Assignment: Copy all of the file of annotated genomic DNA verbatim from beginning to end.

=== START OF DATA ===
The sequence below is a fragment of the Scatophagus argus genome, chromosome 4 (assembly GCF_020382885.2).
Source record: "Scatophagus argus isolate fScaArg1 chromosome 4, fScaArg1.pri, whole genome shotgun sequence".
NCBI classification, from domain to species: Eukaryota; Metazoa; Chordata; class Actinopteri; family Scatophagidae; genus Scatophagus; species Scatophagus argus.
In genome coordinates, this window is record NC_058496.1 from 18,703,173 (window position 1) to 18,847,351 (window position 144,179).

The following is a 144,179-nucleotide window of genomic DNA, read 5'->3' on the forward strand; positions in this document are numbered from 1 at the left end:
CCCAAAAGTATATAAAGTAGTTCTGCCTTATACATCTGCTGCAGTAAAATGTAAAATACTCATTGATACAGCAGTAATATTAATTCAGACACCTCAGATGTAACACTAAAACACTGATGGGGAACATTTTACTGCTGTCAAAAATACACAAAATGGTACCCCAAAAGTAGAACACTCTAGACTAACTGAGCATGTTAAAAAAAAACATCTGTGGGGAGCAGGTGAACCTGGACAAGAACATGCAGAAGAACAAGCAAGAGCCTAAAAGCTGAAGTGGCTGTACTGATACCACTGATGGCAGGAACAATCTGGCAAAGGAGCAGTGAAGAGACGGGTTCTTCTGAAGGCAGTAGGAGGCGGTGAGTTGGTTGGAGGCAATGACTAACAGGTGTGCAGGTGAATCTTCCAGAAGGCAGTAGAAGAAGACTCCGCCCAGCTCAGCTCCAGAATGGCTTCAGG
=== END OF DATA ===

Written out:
The sequence below is a fragment of the Scatophagus argus genome, chromosome 4 (assembly GCF_020382885.2).
Source record: "Scatophagus argus isolate fScaArg1 chromosome 4, fScaArg1.pri, whole genome shotgun sequence".
NCBI classification, from domain to species: Eukaryota; Metazoa; Chordata; class Actinopteri; family Scatophagidae; genus Scatophagus; species Scatophagus argus.
In genome coordinates, this window is record NC_058496.1 from 18,703,173 (window position 1) to 18,847,351 (window position 144,179).

The following is a 144,179-nucleotide window of genomic DNA, read 5'->3' on the forward strand; positions in this document are numbered from 1 at the left end:
CCCAAAAGTATATAAAGTAGTTCTGCCTTATACATCTGCTGCAGTAAAATGTAAAATACTCATTGATACAGCAGTAATATTAATTCAGACACCTCAGATGTAACACTAAAACACTGATGGGGAACATTTTACTGCTGTCAAAAATACACAAAATGGTACCCCAAAAGTAGAACACTCTAGACTAACTGAGCATGTTAAAAAAAAACATCTGTGGGGAGCAGGTGAACCTGGACAAGAACATGCAGAAGAACAAGCAAGAGCCTAAAAGCTGAAGTGGCTGTACTGATACCACTGATGGCAGGAACAATCTGGCAAAGGAGCAGTGAAGAGACGGGTTCTTCTGAAGGCAGTAGGAGGCGGTGAGTTGGTTGGAGGCAATGACTAACAGGTGTGCAGGTGAATCTTCCAGAAGGCAGTAGAAGAAGACTCCGCCCAGCTCAGCTCCAGAATGGCTTCAGG